Previously, Newsarama has taken a look at some of the <a href=http://www.newsarama.com/comics/ten-good-guys-gone-bad-110809.html>biggest comics good guys to go bad</a>. Now, we flip the script and look at Villains Gone Good. Believe it or not, the list is just as long as distinguished as the other side. As much as we enjoy a fall from grace, we enjoy a shot at redemption too, much like we're seeing in the current <i>Scarlet Spider</i> series, or with Cyclops' team in the upcoming new volume of <i>Uncanny X-Men</i>. <p>Nine out of 10 of our characters had their face turn in comics; one character bestrides a couple of media, but we decided he belonged because he's a rather significant example. <p>Before we begin, let's open with one caveat: Just because they went good in a big way... it doesn't mean that they never went back. In fact, number 10 fell again. Hard. So let's see... <p><i>Originally written by Troy Brownfield. Albert Ching contributed to an updated version of this article.</i> <p><i>Got a comment? There's lots of conversation on Newsarama's <a href=http://www.facebook.com/Newsarama><b>FACEBOOK</b></a> and <a href=http://twitter.com/newsarama><b>TWITTER</b></a>!</i> <P>
Fans who never read comics in the early '90s are now saying, WHAT?! But it's true. When he was introduced in <b>New Teen Titans #2</b>, Slade Wilson has a fairly straightforward villain. His son, the Ravager, had a contract from HIVE to off the Teen Titans, but he died. Slade took over for his son, becoming an implacable antagonist for the heroes. Then, something strange happened. Every time he appeared, Deathstroke gained more depth. By the time of The Judas Contract, he was in fact a sympathetic villain as we saw what he'd gone through (still a villain though; sex with minors is bad!). <p>When the Wildebeest Society kidnapped the Titans at the outset of Titans Hunt, Slade crossed the line to hero by joining Steve Dayton in the efforts to track them down. Unfortunately, that adventure ended in Slade being forced to kill his son, Jericho. Although he still tried to tread the side of angels for a while, he eventually slid back into full-on villainy. Still, a lot of us remember when Slade was the guy that came to find the Titans and try to save the day. <p>Of course, the New 52 Deathstroke doesn't seem to have a... stroke... of goodness in him, at least as of yet.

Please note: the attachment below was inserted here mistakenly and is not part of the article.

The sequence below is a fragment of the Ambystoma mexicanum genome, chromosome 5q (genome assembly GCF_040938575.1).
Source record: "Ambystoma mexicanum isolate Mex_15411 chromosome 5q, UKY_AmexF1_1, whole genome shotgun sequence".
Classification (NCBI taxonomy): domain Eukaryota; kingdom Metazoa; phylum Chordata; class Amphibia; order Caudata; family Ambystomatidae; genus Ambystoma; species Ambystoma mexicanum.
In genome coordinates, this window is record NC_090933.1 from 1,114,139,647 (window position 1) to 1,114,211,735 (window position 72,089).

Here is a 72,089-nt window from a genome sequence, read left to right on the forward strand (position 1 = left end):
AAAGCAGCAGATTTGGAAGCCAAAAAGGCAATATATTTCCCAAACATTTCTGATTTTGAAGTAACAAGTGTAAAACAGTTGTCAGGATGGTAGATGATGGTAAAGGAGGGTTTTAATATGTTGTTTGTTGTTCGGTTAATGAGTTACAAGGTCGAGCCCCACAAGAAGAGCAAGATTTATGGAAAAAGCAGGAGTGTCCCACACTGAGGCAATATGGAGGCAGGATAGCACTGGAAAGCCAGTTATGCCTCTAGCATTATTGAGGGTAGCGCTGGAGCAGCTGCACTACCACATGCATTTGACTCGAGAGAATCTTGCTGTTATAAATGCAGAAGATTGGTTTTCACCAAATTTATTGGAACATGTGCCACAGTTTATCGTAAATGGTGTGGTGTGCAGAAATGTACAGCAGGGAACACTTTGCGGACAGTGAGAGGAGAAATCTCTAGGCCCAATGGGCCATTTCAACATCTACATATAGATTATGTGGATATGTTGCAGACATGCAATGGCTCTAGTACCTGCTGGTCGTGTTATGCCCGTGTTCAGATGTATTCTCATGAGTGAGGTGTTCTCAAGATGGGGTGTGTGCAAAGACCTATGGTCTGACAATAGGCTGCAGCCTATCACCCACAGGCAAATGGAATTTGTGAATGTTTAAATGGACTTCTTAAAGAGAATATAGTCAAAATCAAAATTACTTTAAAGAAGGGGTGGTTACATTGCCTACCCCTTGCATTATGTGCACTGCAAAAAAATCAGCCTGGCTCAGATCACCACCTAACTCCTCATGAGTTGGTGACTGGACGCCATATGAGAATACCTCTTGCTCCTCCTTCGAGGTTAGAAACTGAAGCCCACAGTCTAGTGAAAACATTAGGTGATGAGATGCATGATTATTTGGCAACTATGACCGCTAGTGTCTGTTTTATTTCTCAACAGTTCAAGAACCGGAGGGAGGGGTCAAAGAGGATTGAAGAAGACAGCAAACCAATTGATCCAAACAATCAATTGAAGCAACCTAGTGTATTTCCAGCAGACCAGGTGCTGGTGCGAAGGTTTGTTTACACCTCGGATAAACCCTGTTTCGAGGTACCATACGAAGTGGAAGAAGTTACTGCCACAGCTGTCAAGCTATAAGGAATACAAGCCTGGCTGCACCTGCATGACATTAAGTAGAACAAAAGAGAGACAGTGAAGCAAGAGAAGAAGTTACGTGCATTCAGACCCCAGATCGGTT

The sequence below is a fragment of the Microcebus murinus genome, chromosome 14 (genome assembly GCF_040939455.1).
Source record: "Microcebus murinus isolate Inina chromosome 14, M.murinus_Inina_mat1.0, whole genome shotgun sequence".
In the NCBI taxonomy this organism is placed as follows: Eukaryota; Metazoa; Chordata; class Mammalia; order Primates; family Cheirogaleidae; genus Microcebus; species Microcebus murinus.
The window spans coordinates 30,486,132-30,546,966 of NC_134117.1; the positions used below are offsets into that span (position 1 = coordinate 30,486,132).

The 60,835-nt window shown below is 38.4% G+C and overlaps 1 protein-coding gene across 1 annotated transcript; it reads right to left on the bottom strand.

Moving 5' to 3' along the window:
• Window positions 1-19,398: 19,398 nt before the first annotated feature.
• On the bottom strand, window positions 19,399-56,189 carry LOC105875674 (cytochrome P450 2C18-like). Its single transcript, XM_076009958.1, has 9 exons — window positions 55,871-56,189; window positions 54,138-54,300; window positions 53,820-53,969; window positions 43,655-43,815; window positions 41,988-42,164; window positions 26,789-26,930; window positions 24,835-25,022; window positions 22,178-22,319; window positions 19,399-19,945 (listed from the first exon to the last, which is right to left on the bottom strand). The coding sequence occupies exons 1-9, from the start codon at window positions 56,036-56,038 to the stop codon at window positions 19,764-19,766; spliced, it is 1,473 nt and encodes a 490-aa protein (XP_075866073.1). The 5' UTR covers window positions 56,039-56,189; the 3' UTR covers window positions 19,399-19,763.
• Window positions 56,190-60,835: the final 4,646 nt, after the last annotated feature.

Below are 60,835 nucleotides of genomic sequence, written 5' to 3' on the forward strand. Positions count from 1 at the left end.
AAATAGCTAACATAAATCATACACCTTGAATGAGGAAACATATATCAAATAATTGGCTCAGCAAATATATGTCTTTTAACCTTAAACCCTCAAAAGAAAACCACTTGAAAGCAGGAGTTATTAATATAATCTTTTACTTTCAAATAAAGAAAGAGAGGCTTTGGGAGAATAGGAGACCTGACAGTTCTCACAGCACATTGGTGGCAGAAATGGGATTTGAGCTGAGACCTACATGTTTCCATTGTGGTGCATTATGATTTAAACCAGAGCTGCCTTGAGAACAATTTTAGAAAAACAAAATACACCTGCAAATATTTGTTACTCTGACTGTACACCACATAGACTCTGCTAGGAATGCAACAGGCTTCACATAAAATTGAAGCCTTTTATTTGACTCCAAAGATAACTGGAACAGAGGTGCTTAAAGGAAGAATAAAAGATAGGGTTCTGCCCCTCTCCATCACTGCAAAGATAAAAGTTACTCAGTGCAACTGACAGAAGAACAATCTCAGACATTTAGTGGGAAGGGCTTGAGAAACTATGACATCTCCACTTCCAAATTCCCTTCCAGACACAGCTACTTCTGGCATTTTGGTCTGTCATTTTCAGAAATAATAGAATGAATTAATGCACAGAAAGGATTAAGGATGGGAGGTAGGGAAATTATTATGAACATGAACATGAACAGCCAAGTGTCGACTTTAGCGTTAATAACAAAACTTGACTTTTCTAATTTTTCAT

You'll recall that Slade Wilson's son Grant was the original Ravager. Years later, a once again villainous Deathstroke made his daughter, Rose, his partner. Initially, Rose was heroic; she was the babysitter of Lian Harper and helped the Titans in the JLA/Titans fracas. However, her obvious imbalances contributed to her manipulation at the hands of her father. Rose was even crazy enough at one point to cut out one of her eyes to be more like her dad. <p>After several battles and the return of Jericho, Rose drifted over to the side of the Teen Titans. Though he's very much a walker of the line when it comes to the rules, Rose has tried to stay on the side of the Titans, the only thing approaching a normal family she's ever know. <p>The New 52 seems to have completely wiped Rose's history clean, with her now established as a government stooge of sorts, participating in experimentation (and enforcement) of teen heroes.